Samoa Stationery and Books (S.S.A.B.) has joined forces with Samsung for a one-week Roadshow, promoting the company’s photocopier range.
Kicking off yesterday, Samoa becomes the first Pacific country to hold such a show for the global brand.
The road show gives customers the opportunity to find out more about the features of the products from the supplier. It is also a chance to educate members of the community about how they can benefit from the Samsung range.
Facilitator of the Road show and Channel Manager for Print in Samsung B2B Division, Victor Tsai, said the project is important for the company.
“In terms of devices, we bring innovation and obviously a very compelling offering to the market and reliability to the market which will ensure customers are receiving the best product and services,” he said.
“We are also launching a new photocopier device called the MX7 in New Zealand later this month and there will be technicians from here that will be coming over to New Zealand to learn about this new device and how to use it before we launch it here in Samoa.”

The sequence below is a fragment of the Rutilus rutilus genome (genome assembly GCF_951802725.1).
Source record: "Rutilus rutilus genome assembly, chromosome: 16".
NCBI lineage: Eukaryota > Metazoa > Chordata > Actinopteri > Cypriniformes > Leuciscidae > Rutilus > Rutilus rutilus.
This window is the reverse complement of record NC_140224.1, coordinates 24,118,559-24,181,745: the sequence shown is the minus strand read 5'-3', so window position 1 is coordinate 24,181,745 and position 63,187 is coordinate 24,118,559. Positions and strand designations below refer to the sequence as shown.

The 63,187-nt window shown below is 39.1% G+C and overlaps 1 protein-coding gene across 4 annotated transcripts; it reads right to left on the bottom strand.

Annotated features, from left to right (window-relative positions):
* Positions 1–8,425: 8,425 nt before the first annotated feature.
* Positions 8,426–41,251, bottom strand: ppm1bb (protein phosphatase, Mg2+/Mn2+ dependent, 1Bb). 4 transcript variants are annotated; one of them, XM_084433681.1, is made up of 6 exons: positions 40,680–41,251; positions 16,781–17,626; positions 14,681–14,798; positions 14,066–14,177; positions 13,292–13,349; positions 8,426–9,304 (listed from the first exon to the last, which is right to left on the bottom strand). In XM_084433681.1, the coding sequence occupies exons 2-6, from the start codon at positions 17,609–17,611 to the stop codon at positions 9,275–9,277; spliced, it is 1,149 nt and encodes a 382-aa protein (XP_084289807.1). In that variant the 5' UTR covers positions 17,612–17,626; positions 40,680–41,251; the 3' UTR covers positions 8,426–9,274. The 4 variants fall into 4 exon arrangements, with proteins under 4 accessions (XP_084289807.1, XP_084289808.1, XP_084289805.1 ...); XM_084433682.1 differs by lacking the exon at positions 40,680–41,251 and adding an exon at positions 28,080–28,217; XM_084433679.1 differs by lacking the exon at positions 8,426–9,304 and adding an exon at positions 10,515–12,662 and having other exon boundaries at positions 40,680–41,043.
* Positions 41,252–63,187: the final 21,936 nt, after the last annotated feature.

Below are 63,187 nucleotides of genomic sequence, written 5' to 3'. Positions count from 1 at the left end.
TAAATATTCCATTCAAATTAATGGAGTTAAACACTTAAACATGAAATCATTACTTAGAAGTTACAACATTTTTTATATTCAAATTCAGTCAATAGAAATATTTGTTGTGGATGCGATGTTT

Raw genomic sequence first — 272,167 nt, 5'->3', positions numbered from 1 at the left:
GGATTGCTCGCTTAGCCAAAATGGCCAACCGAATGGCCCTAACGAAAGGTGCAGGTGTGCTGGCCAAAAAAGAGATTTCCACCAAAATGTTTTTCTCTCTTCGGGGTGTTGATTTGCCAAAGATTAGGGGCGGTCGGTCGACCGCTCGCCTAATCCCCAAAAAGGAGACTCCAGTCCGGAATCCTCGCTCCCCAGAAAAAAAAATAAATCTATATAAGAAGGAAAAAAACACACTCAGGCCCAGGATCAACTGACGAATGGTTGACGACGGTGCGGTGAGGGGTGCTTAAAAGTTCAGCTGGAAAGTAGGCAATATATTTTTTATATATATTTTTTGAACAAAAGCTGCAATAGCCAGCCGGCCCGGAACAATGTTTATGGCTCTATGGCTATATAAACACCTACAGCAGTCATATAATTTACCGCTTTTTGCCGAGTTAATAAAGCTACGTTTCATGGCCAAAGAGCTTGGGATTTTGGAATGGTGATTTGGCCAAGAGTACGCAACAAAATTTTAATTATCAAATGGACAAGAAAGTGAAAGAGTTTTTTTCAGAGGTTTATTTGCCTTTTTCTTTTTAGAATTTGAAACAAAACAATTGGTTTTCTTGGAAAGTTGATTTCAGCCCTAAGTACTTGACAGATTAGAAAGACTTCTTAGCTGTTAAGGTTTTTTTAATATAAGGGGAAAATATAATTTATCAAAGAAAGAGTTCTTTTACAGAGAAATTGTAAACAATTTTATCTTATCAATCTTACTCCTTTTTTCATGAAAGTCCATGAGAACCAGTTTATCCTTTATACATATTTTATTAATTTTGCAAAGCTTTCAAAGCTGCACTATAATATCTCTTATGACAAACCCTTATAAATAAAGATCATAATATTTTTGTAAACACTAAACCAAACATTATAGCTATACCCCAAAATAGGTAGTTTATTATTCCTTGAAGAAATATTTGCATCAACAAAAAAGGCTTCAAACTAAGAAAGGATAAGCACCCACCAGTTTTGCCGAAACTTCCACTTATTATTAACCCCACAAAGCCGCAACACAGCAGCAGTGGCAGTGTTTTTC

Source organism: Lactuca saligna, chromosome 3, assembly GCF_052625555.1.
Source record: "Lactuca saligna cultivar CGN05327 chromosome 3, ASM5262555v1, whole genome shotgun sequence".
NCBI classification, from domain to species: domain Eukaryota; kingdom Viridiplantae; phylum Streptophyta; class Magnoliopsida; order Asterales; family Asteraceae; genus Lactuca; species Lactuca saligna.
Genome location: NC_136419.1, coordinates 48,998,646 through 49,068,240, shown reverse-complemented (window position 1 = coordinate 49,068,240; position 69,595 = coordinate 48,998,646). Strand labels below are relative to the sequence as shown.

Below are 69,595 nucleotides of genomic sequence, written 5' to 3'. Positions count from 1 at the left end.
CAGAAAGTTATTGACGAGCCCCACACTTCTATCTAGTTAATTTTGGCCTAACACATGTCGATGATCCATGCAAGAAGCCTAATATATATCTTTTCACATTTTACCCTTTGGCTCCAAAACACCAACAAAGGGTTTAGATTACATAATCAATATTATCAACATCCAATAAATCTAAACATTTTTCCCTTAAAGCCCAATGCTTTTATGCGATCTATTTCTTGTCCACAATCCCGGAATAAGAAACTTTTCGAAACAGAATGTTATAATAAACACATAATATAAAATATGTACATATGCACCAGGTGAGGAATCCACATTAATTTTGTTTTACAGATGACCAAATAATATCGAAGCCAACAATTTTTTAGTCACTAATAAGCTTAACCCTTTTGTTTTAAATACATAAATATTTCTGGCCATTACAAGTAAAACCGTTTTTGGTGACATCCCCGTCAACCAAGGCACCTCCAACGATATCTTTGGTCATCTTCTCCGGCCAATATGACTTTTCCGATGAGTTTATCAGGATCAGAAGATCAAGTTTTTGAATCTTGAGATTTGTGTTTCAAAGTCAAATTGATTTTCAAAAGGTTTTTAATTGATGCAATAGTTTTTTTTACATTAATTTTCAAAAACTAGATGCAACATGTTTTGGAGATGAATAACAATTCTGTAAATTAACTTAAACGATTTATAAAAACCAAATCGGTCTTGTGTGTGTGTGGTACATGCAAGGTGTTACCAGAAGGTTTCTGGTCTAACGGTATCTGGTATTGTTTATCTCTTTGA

Managing Director of S.S.A.B., Fiti Leung Wai, said having Samsung in Samoa is a step in the right direction, especially in terms of keeping up with the ever changing technologies.
“For Samoa to develop and keep up with globalization, we must know what these technological advances are and to fully utilize them where it’s appropriate,” she said.
“[And] to achieve that, S.S.A.B. and Samsung have assembled for this road show a team of experts to demonstrate Samsung’s latest heavy duty copier and printers.
“Later on our experts will also demonstrate how people can use their phone to print using a Samsung copier.
“Hopefully after this road show, people will understand the cutting edge features of Samsung copiers and printers to make work easier, faster and efficient.” As part of the roadshow, members from different government ministries were invited to find out more about the products yesterday.
The invitation has been extended to the private sector today followed by schools in Upolu and Savai’i.